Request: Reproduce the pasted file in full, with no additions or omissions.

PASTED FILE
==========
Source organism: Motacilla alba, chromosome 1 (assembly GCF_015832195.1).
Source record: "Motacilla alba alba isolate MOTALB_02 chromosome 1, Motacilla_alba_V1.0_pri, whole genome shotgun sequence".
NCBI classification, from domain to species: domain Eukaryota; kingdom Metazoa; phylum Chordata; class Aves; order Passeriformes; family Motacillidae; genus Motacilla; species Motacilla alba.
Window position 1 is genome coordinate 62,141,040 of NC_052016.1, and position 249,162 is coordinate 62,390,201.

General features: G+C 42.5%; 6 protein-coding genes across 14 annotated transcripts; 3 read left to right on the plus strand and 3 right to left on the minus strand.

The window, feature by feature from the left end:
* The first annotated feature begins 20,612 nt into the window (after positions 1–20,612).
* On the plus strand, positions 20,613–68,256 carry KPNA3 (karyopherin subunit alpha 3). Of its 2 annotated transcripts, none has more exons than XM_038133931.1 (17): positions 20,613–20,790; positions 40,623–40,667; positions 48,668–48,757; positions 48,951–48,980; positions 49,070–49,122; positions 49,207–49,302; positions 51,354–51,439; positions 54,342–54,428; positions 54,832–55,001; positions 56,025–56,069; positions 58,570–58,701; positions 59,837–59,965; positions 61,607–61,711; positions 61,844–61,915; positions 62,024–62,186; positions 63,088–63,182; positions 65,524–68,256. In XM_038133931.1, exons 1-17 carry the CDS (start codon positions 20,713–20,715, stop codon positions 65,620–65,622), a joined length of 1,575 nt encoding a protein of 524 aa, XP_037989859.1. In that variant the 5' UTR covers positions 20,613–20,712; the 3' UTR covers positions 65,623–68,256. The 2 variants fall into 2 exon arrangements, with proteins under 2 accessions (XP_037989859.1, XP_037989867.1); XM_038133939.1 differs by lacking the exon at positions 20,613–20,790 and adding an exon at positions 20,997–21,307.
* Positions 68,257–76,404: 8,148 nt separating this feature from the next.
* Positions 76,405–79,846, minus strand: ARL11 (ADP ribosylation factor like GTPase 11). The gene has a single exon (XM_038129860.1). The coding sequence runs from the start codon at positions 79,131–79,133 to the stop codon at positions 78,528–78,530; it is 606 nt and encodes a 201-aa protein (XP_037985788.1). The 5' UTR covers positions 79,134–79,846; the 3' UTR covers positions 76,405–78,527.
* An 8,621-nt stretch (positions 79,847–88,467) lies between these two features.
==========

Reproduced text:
Source organism: Motacilla alba, chromosome 1 (assembly GCF_015832195.1).
Source record: "Motacilla alba alba isolate MOTALB_02 chromosome 1, Motacilla_alba_V1.0_pri, whole genome shotgun sequence".
NCBI classification, from domain to species: domain Eukaryota; kingdom Metazoa; phylum Chordata; class Aves; order Passeriformes; family Motacillidae; genus Motacilla; species Motacilla alba.
Window position 1 is genome coordinate 62,141,040 of NC_052016.1, and position 249,162 is coordinate 62,390,201.

General features: G+C 42.5%; 6 protein-coding genes across 14 annotated transcripts; 3 read left to right on the plus strand and 3 right to left on the minus strand.

The window, feature by feature from the left end:
* The first annotated feature begins 20,612 nt into the window (after positions 1–20,612).
* On the plus strand, positions 20,613–68,256 carry KPNA3 (karyopherin subunit alpha 3). Of its 2 annotated transcripts, none has more exons than XM_038133931.1 (17): positions 20,613–20,790; positions 40,623–40,667; positions 48,668–48,757; positions 48,951–48,980; positions 49,070–49,122; positions 49,207–49,302; positions 51,354–51,439; positions 54,342–54,428; positions 54,832–55,001; positions 56,025–56,069; positions 58,570–58,701; positions 59,837–59,965; positions 61,607–61,711; positions 61,844–61,915; positions 62,024–62,186; positions 63,088–63,182; positions 65,524–68,256. In XM_038133931.1, exons 1-17 carry the CDS (start codon positions 20,713–20,715, stop codon positions 65,620–65,622), a joined length of 1,575 nt encoding a protein of 524 aa, XP_037989859.1. In that variant the 5' UTR covers positions 20,613–20,712; the 3' UTR covers positions 65,623–68,256. The 2 variants fall into 2 exon arrangements, with proteins under 2 accessions (XP_037989859.1, XP_037989867.1); XM_038133939.1 differs by lacking the exon at positions 20,613–20,790 and adding an exon at positions 20,997–21,307.
* Positions 68,257–76,404: 8,148 nt separating this feature from the next.
* Positions 76,405–79,846, minus strand: ARL11 (ADP ribosylation factor like GTPase 11). The gene has a single exon (XM_038129860.1). The coding sequence runs from the start codon at positions 79,131–79,133 to the stop codon at positions 78,528–78,530; it is 606 nt and encodes a 201-aa protein (XP_037985788.1). The 5' UTR covers positions 79,134–79,846; the 3' UTR covers positions 76,405–78,527.
* An 8,621-nt stretch (positions 79,847–88,467) lies between these two features.